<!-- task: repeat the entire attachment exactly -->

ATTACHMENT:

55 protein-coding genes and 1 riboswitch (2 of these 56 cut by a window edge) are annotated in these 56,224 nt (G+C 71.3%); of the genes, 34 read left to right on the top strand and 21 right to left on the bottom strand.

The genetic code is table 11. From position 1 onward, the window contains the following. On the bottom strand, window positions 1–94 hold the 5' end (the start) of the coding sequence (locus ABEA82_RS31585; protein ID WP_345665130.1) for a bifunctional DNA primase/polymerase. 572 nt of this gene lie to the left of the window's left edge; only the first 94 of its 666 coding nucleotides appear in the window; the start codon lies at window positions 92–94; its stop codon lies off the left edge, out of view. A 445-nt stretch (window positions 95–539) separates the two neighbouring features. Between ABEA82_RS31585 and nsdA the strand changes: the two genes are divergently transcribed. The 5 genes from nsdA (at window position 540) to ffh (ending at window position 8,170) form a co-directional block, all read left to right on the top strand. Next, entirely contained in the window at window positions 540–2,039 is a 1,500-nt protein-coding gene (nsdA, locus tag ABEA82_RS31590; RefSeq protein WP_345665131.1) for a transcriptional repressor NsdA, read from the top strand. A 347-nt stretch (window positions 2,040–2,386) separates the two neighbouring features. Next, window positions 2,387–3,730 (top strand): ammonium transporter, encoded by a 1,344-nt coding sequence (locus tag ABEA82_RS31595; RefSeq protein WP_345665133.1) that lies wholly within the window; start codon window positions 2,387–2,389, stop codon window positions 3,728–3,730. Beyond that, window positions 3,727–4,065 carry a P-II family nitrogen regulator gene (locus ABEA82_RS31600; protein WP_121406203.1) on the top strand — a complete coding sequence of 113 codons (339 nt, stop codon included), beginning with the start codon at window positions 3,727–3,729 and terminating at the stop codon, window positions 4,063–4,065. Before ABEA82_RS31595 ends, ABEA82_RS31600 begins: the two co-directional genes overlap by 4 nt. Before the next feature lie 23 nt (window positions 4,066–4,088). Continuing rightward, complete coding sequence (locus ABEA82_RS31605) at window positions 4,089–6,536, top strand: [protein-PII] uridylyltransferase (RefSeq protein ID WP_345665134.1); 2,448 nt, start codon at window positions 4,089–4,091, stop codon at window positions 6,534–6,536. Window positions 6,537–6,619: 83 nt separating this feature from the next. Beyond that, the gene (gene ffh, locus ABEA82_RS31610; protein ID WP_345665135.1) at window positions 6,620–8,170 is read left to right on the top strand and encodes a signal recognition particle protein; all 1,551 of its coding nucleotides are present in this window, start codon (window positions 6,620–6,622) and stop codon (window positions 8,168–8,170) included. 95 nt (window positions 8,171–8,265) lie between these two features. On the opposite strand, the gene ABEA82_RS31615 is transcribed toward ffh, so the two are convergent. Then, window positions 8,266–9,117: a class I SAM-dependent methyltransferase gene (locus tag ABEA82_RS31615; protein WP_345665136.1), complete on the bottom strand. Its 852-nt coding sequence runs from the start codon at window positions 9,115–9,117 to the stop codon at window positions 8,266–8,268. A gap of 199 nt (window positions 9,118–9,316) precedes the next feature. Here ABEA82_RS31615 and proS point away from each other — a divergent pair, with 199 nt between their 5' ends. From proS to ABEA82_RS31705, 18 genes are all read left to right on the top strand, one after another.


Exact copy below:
55 protein-coding genes and 1 riboswitch (2 of these 56 cut by a window edge) are annotated in these 56,224 nt (G+C 71.3%); of the genes, 34 read left to right on the top strand and 21 right to left on the bottom strand.

The genetic code is table 11. From position 1 onward, the window contains the following. On the bottom strand, window positions 1–94 hold the 5' end (the start) of the coding sequence (locus ABEA82_RS31585; protein ID WP_345665130.1) for a bifunctional DNA primase/polymerase. 572 nt of this gene lie to the left of the window's left edge; only the first 94 of its 666 coding nucleotides appear in the window; the start codon lies at window positions 92–94; its stop codon lies off the left edge, out of view. A 445-nt stretch (window positions 95–539) separates the two neighbouring features. Between ABEA82_RS31585 and nsdA the strand changes: the two genes are divergently transcribed. The 5 genes from nsdA (at window position 540) to ffh (ending at window position 8,170) form a co-directional block, all read left to right on the top strand. Next, entirely contained in the window at window positions 540–2,039 is a 1,500-nt protein-coding gene (nsdA, locus tag ABEA82_RS31590; RefSeq protein WP_345665131.1) for a transcriptional repressor NsdA, read from the top strand. A 347-nt stretch (window positions 2,040–2,386) separates the two neighbouring features. Next, window positions 2,387–3,730 (top strand): ammonium transporter, encoded by a 1,344-nt coding sequence (locus tag ABEA82_RS31595; RefSeq protein WP_345665133.1) that lies wholly within the window; start codon window positions 2,387–2,389, stop codon window positions 3,728–3,730. Beyond that, window positions 3,727–4,065 carry a P-II family nitrogen regulator gene (locus ABEA82_RS31600; protein WP_121406203.1) on the top strand — a complete coding sequence of 113 codons (339 nt, stop codon included), beginning with the start codon at window positions 3,727–3,729 and terminating at the stop codon, window positions 4,063–4,065. Before ABEA82_RS31595 ends, ABEA82_RS31600 begins: the two co-directional genes overlap by 4 nt. Before the next feature lie 23 nt (window positions 4,066–4,088). Continuing rightward, complete coding sequence (locus ABEA82_RS31605) at window positions 4,089–6,536, top strand: [protein-PII] uridylyltransferase (RefSeq protein ID WP_345665134.1); 2,448 nt, start codon at window positions 4,089–4,091, stop codon at window positions 6,534–6,536. Window positions 6,537–6,619: 83 nt separating this feature from the next. Beyond that, the gene (gene ffh, locus ABEA82_RS31610; protein ID WP_345665135.1) at window positions 6,620–8,170 is read left to right on the top strand and encodes a signal recognition particle protein; all 1,551 of its coding nucleotides are present in this window, start codon (window positions 6,620–6,622) and stop codon (window positions 8,168–8,170) included. 95 nt (window positions 8,171–8,265) lie between these two features. On the opposite strand, the gene ABEA82_RS31615 is transcribed toward ffh, so the two are convergent. Then, window positions 8,266–9,117: a class I SAM-dependent methyltransferase gene (locus tag ABEA82_RS31615; protein WP_345665136.1), complete on the bottom strand. Its 852-nt coding sequence runs from the start codon at window positions 9,115–9,117 to the stop codon at window positions 8,266–8,268. A gap of 199 nt (window positions 9,118–9,316) precedes the next feature. Here ABEA82_RS31615 and proS point away from each other — a divergent pair, with 199 nt between their 5' ends. From proS to ABEA82_RS31705, 18 genes are all read left to right on the top strand, one after another.